Nov 4, 2015

Saving the Nazarene Boy

For all the misery and deprivation of growing up in the Nazarene Church, there were some advantages.  Three services per week, plus Sunday School, Nazarene Young People's Society, Afterglow, summer camp, revivals, adult and teen choirs, fall and spring cantatas, Christmas pageants, and miscellaneous special numbers -- we spent half our lives singing.

We learned to read music almost as soon as we could walk.  Keys, chords, timbre, arpeggios, adaggio, tremolo, glissando were second nature.

We were accompanied by the piano and organ only.

And only girls played them.

Boys could learn the piano and organ, to help them with their voice lessons, or if they planned to become Ministers of Music.  But they never played in front of the church.  A boy pianist or organist would have been as bizarre as a girl preacher.

I left the Nazarene church years ago, but my mother and sister still call or email me regularly, to tell of the going ons, the squabbles with preachers, the relationships of the children and grandchildren of people I used to know -- and, when they all moved to Indiana in 1995, the children and grandchildren of people I've never met.

One day Mom said "I don't know what got into the preacher's son!  He's studying music at Olivet.."

"So what?  Maybe he wants to become a Minister of Music."

"No."  Mom paused, breathless with scandal.  "He's concentrating in the organ!"

I grinned.  A boy organist!  It was as gender-transgressive as a boy wearing a dress!   "I'm surprised they even allow him to major in the organ.  Do they let him play in church?"

"Not yet.  But his dad promised to let him accompany the singers at the cantata."  That was an all-music service that we had at Christmastime.

I thought immediately: "Gay kid!" and "Needs saving from Nazarene homophobia!"

So I flew home for the holidays, and went to the Sunday morning service at the ultra-homophobic Nazarene church

I hadn't been inside a Nazarene church, except for weddings and funerals, since college.  I kept close to Mom and Dad so no one would pounce on me as "fresh meat."

The cantata consisted of an adult choir of ten people, a children's choir, and five soloists.  No one wore robes, of course.  They sang the same songs I remembered from countless cantatas as a kid: "His Name is Wonderful," "Do You Hear What I Hear?"; "What Child is This," and a single nod to classical music "O Come, Emmanuel" from The Messiah.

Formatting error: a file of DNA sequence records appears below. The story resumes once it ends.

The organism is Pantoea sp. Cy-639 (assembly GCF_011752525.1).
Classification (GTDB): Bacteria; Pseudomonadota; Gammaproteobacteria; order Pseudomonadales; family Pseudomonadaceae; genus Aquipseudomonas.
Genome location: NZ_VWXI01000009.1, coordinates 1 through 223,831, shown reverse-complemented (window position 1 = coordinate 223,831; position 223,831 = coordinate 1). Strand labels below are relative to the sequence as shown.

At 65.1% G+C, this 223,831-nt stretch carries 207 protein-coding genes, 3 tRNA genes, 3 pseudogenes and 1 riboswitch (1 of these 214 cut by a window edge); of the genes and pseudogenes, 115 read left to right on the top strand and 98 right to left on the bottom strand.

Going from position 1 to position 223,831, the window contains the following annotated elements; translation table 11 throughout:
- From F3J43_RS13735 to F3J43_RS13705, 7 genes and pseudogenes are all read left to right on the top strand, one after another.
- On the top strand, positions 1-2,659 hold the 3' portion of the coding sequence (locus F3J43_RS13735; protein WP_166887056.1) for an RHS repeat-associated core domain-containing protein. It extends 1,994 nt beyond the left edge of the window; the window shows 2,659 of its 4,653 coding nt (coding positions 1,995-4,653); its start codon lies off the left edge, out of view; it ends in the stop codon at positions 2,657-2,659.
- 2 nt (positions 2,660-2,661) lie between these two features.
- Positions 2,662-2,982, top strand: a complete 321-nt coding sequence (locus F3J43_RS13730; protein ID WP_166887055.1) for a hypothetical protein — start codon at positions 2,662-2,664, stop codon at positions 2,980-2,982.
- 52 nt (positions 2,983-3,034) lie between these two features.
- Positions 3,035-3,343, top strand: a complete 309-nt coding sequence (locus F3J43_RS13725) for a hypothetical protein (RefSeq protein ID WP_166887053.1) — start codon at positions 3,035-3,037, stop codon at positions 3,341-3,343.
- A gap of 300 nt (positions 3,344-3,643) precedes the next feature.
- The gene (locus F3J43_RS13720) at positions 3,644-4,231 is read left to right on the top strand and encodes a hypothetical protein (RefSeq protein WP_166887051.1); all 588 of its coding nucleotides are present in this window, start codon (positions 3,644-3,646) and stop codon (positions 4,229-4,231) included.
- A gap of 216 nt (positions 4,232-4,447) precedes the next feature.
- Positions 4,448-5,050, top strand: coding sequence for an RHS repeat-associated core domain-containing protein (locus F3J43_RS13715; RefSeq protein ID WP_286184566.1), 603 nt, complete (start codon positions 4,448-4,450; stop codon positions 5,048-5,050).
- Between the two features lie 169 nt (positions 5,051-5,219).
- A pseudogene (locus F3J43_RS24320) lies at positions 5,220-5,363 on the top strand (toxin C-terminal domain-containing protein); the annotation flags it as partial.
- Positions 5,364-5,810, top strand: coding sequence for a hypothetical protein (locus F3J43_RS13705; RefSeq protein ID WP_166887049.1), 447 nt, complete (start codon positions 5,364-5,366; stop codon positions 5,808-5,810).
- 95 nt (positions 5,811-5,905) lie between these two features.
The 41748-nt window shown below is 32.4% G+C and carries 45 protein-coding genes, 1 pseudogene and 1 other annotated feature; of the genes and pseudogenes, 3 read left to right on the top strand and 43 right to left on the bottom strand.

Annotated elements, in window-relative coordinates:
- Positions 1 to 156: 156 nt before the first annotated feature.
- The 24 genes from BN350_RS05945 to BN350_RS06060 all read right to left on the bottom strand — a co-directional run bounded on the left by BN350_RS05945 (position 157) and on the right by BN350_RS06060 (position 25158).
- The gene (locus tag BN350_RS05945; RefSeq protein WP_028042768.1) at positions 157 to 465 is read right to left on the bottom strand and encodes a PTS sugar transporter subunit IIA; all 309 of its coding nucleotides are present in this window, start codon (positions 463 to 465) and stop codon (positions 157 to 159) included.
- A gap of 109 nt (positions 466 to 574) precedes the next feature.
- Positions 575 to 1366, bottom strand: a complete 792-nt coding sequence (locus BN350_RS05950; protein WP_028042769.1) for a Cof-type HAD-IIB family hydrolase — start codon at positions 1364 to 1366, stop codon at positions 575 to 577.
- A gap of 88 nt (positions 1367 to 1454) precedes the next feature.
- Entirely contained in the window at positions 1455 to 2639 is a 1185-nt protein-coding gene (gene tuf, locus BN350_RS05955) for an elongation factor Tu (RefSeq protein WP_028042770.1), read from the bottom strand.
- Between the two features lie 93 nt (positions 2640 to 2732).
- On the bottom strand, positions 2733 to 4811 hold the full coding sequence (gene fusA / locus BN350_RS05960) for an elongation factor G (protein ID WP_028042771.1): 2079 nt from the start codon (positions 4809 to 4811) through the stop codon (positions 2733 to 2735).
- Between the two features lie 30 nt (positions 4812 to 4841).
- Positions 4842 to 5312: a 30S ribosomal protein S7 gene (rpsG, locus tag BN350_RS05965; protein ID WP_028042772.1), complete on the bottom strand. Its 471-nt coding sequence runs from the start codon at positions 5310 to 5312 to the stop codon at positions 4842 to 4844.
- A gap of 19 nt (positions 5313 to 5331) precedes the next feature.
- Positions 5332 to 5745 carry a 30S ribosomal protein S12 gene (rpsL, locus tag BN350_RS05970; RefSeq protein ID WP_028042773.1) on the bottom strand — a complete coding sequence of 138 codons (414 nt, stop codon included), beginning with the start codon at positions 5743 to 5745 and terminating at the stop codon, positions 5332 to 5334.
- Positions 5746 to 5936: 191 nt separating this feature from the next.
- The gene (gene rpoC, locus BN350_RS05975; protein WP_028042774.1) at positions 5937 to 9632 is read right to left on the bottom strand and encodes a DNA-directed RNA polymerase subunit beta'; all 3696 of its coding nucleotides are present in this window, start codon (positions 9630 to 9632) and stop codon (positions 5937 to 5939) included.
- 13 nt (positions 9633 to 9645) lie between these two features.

Simon the preacher's kid was a slim sandy-haired twink, about 20 years old, with a long face and and slim, delicate hands.  He closed his eyes while playing, as if the music was flowing through his fingers directly to the keys.


Definitely gay.

Nazarenes don't have coffee hours for cruising...um, I mean socializing...after church, but some socializing goes on in the foyer as you're waiting to shake the preacher's hand on the way out.  The choir members got effusive praise, but Simon stood by himself, being studiously ignored by everyone except some of the teens.

I walked over and introduced myself, and Simon politely said "Praise the Lord" and shook my hand.  He had a warm, loose handshake.

"I think it's great that you want to become a church organist," I said.  "There's no reason why a man can't be an organist, or a woman a Minister of Music."

Whoops! A controversial statement!  But Simon grinned.  Apparently he was a member of that rare breed, a liberal Nazarene.



Would my superheroic attractiveness to twinks work on a Nazarene?  I decided not to risk it, and went with place-dropping.

"Um....I know a guy in California who's a church organist."

"California!"  His eyes widened.  "I'd love to go there someday!"

"I lived in West Hollywood for 10 years and San Francisco for two."

"Wow!  Weren't you...um...scared of the gays?"

My face burned.  Homophobic!  But then, I was mega-homophobic when I was his age.  Before I came out.

"Oh, no," I said.  "They never bothered me."

One of the teens -- a boy, I noticed -- whispered something in Simon's ear.

"I'd love to hear about it, but we have to go.  Maybe we could hang out tomorrow?"

"Sure.  I'll come by the parsonage at noon, and take you to lunch."  And a Gay 101 lesson!

The next day, we went to a Mexican restaurant, and I started my spiel.  "I knew lots of gay people in California...they were..."

"Older guys always beat around the bush," Simon said, cutting me off.  "I guess you had to, back when you were young.  But nowadays we just ask.  Yep, I'm gay.  And you are, too."

I stared.

"Don't get me wrong.  It was cute, watching you try to bring up the topic without saying it."

"Um...is it ok, being gay at a Nazarene college?"

"I have to keep a low profile, but I'm out to all of my friends.  Some of my professors, too."

"And your parents?"

He laughed.  "Oh, they're not happy with it, but they don't say anything.  They've even met my boyfriend.  Want to see his picture?"  He handed me his phone (top photo).  "They were more upset about his beard and tattoo than about us being a couple."

A preacher's kid and his boyfriend having dinner at a Nazarene parsonage!  My mind reeled.  "Is he a Nazarene, too?"

"Devout Episcopalian.  We met on Grindr.  Wanna see the selfie I used to get him interested?"  He took back his phone and flipped through his photos to find it.  Very cute, very big beneath the belt.

"Impressive," I said.

He dug into his chile relleno.  "What about you? You grew up in the Nazarene church in..what, the 1960s?  The 1970s?  You must have some horror stories!"

Nothing physical happened, but it was nice to meet a Nazarene boy who was out and proud, who didn't need saving after all.